where Umax(k) is the maximum insulin delivery rate above the basal rate and ICHO(k) is the amount of insulin needed to compensate for a given meal at sampling time k and is calculated by
where M is the mass of CHO in grams consumed in a given meal at sampling time k, and I:C is given in insulin units to grams CHO. IG(k) is the amount of insulin needed to correct for a positive deviation from the set point at sampling time k and is calculated by the following condition:
where G(k) and Gss(k) are the measured and desired blood glucose concentrations at sampling time k, respectively . The “else” clause in Equation (6) ensures that insulin can be delivered after meal consumption if necessary.
Two types of control strategies (MPC with and without the IOB constraint) were evaluated and compared following a 24 h clinical protocol consisting of three meals (8:00 AM, noon, and 6:00 PM) with 20, 40, and 70 g of CHO, respectively. Each simulation started with steady state conditions at 7:00 AM.
The MPC tuning parameters were kept constant during the simulations. The sampling time was set to 5 min, the prediction horizon was set to 400 time steps (in accordance with the simulated system's settling time), and the control horizon was set to 5 time steps. The weights on the change in insulin infusion rate and on glucose set point tracking were both set to one.
Fifty percent of the simulations without the IOB constraint resulted in hypoglycemia (18.6% of the overall simulation time). On the other hand, only 10% of the simulations that were governed by the IOB constraint resulted in hypoglycemia and only for a very short period (0.75% of the overall simulation time). Ten percent of the simulations without the IOB constraint resulted in a hyperglycemic event (for only 0.2% of the overall simulation time). Fifty percent of the simulations that were governed by the IOB constraint resulted in hyperglycemic events for only 3.5% of the overall simulation time. These results are summarized in Table 1.
Figure 2 emphasizes the importance of the IOB safety constraint. It can be seen that, without the IOB safety constraint (Figure 2A), the control actions (Figure 2C) causes hypoglycemia. The presence of the IOB safety constraint (Figure 2B) keeps glycemia within the range of 100–170 mg/dl. The IOB constraint is illustrated in Figure 2D), where the control actions are restricted by the IOB constraint.
As can be seen from Figure 3, the IOB constraint tends to produce more conservative results. The controller without the IOB constraint marginally outperforms (Figure 3A) the controller with the IOB constraint (Figure 3B), where the response to the meals and especially the dinner excursion could be more aggressive (Figure 3D). However, overall behavior of the two controller trajectories is quite similar.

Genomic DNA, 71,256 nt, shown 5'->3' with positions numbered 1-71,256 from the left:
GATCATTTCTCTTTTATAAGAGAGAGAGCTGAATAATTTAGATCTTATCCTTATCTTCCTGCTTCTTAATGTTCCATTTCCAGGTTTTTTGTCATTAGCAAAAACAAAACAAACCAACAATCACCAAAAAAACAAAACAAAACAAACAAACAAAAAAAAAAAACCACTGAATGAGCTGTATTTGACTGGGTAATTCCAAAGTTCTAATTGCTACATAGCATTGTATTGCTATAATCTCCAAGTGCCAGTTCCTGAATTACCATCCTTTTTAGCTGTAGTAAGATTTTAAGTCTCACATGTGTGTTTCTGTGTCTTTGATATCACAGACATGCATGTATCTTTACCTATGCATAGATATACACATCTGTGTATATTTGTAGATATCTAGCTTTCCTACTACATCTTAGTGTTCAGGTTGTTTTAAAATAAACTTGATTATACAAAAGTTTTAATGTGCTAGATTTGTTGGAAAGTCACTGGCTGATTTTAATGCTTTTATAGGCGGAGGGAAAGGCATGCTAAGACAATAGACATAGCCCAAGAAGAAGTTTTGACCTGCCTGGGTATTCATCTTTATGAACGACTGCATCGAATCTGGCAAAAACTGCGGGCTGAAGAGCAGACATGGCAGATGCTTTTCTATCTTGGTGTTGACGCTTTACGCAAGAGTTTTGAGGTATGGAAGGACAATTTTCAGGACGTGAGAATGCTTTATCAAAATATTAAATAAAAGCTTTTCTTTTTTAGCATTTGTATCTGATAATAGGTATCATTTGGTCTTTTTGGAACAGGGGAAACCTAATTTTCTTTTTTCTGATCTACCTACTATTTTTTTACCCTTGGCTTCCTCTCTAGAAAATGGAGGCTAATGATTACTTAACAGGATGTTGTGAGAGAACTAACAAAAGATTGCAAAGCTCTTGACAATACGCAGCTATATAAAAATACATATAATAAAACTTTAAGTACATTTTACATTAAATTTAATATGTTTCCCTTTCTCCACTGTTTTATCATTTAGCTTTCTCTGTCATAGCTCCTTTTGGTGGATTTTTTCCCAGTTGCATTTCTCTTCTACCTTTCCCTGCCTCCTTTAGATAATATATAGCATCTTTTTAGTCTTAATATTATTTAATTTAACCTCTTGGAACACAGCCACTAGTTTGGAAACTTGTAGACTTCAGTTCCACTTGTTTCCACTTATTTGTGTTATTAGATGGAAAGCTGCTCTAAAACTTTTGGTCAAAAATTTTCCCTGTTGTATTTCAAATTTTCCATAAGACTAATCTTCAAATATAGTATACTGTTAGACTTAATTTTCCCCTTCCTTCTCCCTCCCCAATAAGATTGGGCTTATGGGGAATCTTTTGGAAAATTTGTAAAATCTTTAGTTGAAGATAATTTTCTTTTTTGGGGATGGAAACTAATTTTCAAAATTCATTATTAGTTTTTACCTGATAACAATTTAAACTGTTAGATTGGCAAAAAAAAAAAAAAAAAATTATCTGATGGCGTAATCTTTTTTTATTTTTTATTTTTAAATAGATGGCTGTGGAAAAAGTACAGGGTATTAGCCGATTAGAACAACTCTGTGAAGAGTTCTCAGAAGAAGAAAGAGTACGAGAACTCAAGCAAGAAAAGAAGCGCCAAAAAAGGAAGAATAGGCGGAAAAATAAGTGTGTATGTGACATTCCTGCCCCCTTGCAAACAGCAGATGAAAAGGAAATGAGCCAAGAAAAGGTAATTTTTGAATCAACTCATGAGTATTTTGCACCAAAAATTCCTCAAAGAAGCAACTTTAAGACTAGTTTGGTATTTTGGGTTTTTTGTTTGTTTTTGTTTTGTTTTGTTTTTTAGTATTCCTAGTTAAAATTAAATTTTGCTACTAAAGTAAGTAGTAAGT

In Figure 4, clinical results from a closed-loop clinical trial are presented as proof of concept to the use of IOB as a dynamic constraint for insulin dosing. Both Institutional Review Board approval and a consent form were obtained for the clinical trial, and the subject was a 47-year-old male, weight 90.9 kg, with CF of 1 U for 25 mg/dl and I:C of 1:6.8 U:g CHO. As can be seen from Figure 4, the insulin delivery rate was constrained by the IOB such that the delivered amount above basal was the residual of the insulin needed for correction minus the IOB, or zero if the IOB was greater than the amount needed for correction.
From 100 simulations with model uncertainty, 15 hypoglycemic events occurred using the IOB compared to 59 hypoglycemia events when the IOB constraint was removed. Moreover, 90% of the closed-loop experiments with noise and without the IOB constraint showed at least one hypoglycemic event comparing to only one event when the IOB constraint was used. Figure 5 shows the controller performance when the model from subject 1 is used to control subject 2. The simulation without the IOB exhibits severe (nonphysiologic) hypoglycemia (Figure 5A), while using the IOB constraint (Figure 5B) improves controller performance. Figure 6 demonstrates controller performance with normally distributed output noise with variance of 50% of the measured value. Again, the IOB constraint (Figure 6B) improves the controller performance. The simulation without the IOB constraint (Figure 6A) shows some unstable behavior with some hypoglycemic events.
Aggressive control moves may endanger users of a future artificial pancreatic β cell. The control algorithm is based on an MPC that is dynamically constrained by the estimated IOB as part of the optimal control solution. Controllers that incorporate the IOB constraint result in a relatively safe control scenario, even in the presence of large uncertainty. When the model is accurate, however, the unconstrained controller outperforms the controller with IOB.
This control strategy can achieve both good performance in regulating blood glucose and at the same time provide a safety constraint that can avoid over-delivery of insulin that can result from model mismatch and uncertainty. Constraining the controller aggressiveness and thus preventing insulin overdose, one can minimize the risk of hypoglycemia. It should be noted that this is the omnipresent tradeoff between safety and efficacy, where, in this approach, a balance between these desirable attributes can be achieved.